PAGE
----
Beauty Queens

Beauty Queens

by Libba Bray
3.7 200

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Overview

Beauty Queens by Libba Bray


From bestselling, Printz Award-winning author Libba Bray, a desert island classic.

Survival. Of the fittest.

The fifty contestants in the Miss Teen Dream Pageant thought this was going to be a fun trip to the beach, where they could parade in their state-appropriate costumes and compete in front of the cameras. But sadly, their airplane had another idea, crashing on a desert island and leaving the survivors stranded with little food, little water, and practically no eyeliner.
What's a beauty queen to do? Continue to practice for the talent portion of the program - or wrestle snakes to the ground? Get a perfect tan - or learn to run wild? And what should happen when the sexy pirates show up?
Welcome to the heart of non-exfoliated darkness. Your tour guide? None other than Libba Bray, the hilarious, sensational, Printz Award-winning author of A Great and Terrible Beauty and Going Bovine. The result is a novel that will make you laugh, make you think, and make you never see beauty the same way again.

Product Details

ISBN-13: 9780439895989
Publisher: Scholastic, Inc.
Publication date: 06/01/2012
Pages: 400
Sales rank: 101,292
Product dimensions: 5.25(w) x 8.00(h) x 0.75(d)
Age Range: 12 - 17 Years

About the Author


Libba Bray is the author of the 2010 Printz Award winning Going Bovine, and the acclaimed Gemma Doyle trilogy. She lives in Brooklyn, New York.

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Beauty Queens 3.7 out of 5 based on 0 ratings. 201 reviews.
epicrat More than 1 year ago
Wow. I may not have been a crazy stalker fan of Libba Bray beforehand (the Gemma Doyle series didn't do anything for me - yes, you may duct-tape me now), but I think Beauty Queens has me wondering what crazy schemes this author will cook up next because I'm pretty sure that I will be in that serving line! Even if it is chicken-tasting grub from some random island. I realize that this book may not be for everyone - I wasn't even 1% sure if Beauty Queens would be my cup of tea. Yes, I was that uncertain of it. I kept glancing at the book in the bookstores, admiring the lipstick bullet belt concept, but unsure if I was ready for a leap of faith. So I borrowed it from the library and took the book out for a spin. And holy smokes! Did Beauty Queens grab my attention from the get-go and shook me silly in a similar fashion that Miss Congeniality did? Except 200% more to the power of infinity and whatever goes beyond that? I think flying toasters might be involved in the beyond. As far-fetched as Beauty Queens may sound, Libba Bray really applies her witty parody quite liberally like sunscreen - and I loved all her shout-outs and snark-outs that celebrated (or eulogized) all things pop culture. Everything was outrageous - everything, that is, except the message that it is okay to be yourself, even if that includes a little crazy or ugly or random. I cannot imagine how much FUN Ms. Bray had with re-inventing the world of pop culture because they are truly quite clever! What really impressed me with Beauty Queens is how the girls were introduced to the readers via pageant bios and then the next chapter focused on digging deep into what makes them tick, even though everything was told in third-person. It really gave me enough time to connect with each girl and then gradually tie them as one large group into the main story arc. With so many characters to juggle around and decide who gets centerstage for certain moments, I give props to Libba Bray for managing to find a way to make it easy for the readers to befriend the characters. It almost felt like 4 years of high school with a class of 200+ individuals - you start off as strangers, but leave as one big family. I think Libba Bray may very well be the next Douglas Adams or Joseph Heller in my book. Not a whole lot of authors can serve such a ridiculous dish of random that makes me clutch my stomach from laughing too hard and yet I couldn't stop from devouring the pages! And for your reading pleasure (in truth, this is for my own because I probably inhaled a pepperoni up my nose when I read this snippet), bar none my favoritest quote from the book because the delivery is GOLDEN: "I count the time like my hemorrhoids." "TMI, MoMo." "TMI to you, too, my darling." Please excuse me while I ROFL with pepperoni up my nose. (Dear Readers, you may just want to go out and try this random slice of paradise.)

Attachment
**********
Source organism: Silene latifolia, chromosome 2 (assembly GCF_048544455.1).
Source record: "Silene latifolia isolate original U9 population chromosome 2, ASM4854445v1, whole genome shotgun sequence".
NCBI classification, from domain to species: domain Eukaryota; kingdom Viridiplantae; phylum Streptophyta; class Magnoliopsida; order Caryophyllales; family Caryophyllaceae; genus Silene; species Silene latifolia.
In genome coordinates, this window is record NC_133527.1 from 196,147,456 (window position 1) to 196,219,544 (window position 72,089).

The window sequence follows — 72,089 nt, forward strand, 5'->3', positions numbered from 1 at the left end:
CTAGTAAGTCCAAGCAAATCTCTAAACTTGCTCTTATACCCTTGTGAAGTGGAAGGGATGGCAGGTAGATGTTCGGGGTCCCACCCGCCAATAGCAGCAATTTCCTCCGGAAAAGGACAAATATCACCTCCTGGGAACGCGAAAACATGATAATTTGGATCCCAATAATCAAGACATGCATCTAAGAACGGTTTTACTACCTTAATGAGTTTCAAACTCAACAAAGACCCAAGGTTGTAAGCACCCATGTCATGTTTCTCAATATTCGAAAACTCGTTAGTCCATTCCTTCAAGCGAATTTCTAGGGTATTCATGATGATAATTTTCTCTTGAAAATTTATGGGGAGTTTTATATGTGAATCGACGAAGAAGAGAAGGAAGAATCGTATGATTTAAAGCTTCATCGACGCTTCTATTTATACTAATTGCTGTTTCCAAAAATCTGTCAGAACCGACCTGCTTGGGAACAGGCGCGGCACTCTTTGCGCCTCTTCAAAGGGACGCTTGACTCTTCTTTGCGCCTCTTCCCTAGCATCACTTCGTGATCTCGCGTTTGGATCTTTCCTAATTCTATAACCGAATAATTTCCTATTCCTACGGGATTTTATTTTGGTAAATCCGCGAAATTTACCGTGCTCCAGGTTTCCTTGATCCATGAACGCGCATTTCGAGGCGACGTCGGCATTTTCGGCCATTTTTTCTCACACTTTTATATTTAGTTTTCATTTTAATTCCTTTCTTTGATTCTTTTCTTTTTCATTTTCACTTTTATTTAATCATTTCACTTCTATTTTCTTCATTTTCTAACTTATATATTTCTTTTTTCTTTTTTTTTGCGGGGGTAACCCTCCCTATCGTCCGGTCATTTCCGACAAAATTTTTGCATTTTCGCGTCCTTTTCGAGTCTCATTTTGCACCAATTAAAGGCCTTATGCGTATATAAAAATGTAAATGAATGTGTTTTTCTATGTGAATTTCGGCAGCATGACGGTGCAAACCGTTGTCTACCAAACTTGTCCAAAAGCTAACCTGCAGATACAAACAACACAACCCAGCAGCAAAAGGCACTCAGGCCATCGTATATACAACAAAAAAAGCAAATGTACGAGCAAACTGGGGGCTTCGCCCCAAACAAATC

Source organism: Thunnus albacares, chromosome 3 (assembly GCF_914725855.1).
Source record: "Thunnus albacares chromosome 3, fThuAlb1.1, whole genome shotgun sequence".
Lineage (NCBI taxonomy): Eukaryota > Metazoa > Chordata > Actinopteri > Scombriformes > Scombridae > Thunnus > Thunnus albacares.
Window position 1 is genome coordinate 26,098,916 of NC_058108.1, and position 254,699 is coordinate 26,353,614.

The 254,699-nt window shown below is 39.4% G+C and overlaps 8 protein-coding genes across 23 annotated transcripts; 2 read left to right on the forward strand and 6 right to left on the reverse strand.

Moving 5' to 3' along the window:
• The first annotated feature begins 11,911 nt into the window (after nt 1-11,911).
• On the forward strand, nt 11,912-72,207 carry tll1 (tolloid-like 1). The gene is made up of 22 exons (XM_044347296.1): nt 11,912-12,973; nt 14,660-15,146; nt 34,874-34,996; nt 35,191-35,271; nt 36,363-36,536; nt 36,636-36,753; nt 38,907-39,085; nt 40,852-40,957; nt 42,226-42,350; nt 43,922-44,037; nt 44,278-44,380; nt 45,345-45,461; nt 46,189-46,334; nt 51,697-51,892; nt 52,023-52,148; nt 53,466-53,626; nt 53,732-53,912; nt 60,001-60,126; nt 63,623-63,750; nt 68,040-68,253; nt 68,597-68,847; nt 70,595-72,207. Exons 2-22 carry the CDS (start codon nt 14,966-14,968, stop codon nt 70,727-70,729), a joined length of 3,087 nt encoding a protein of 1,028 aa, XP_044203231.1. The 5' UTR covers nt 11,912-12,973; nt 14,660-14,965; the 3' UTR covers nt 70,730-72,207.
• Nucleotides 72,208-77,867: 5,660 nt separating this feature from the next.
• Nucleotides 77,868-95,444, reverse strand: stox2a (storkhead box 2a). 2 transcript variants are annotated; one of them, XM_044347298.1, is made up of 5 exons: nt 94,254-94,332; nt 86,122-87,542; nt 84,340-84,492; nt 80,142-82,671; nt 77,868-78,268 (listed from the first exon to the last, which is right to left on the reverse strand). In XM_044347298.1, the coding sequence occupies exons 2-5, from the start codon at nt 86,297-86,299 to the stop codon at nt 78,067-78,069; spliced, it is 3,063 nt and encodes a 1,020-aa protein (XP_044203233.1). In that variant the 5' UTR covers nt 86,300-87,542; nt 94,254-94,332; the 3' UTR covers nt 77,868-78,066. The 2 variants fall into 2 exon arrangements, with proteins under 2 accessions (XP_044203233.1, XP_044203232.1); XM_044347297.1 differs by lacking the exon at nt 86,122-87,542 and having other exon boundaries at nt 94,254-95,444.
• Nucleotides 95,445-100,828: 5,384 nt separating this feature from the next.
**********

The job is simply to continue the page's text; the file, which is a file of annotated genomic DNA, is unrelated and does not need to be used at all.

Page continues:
Anonymous More than 1 year ago
I totaly disagree with thw people who say this book is a disapointment. You dont need to be a girly girl to enjoy this book. Libba Bray covers every topic a teenage girl needs to here. Race, ethnic struggles, family problems, friendship issues, and the everyday battles a teen girl faces.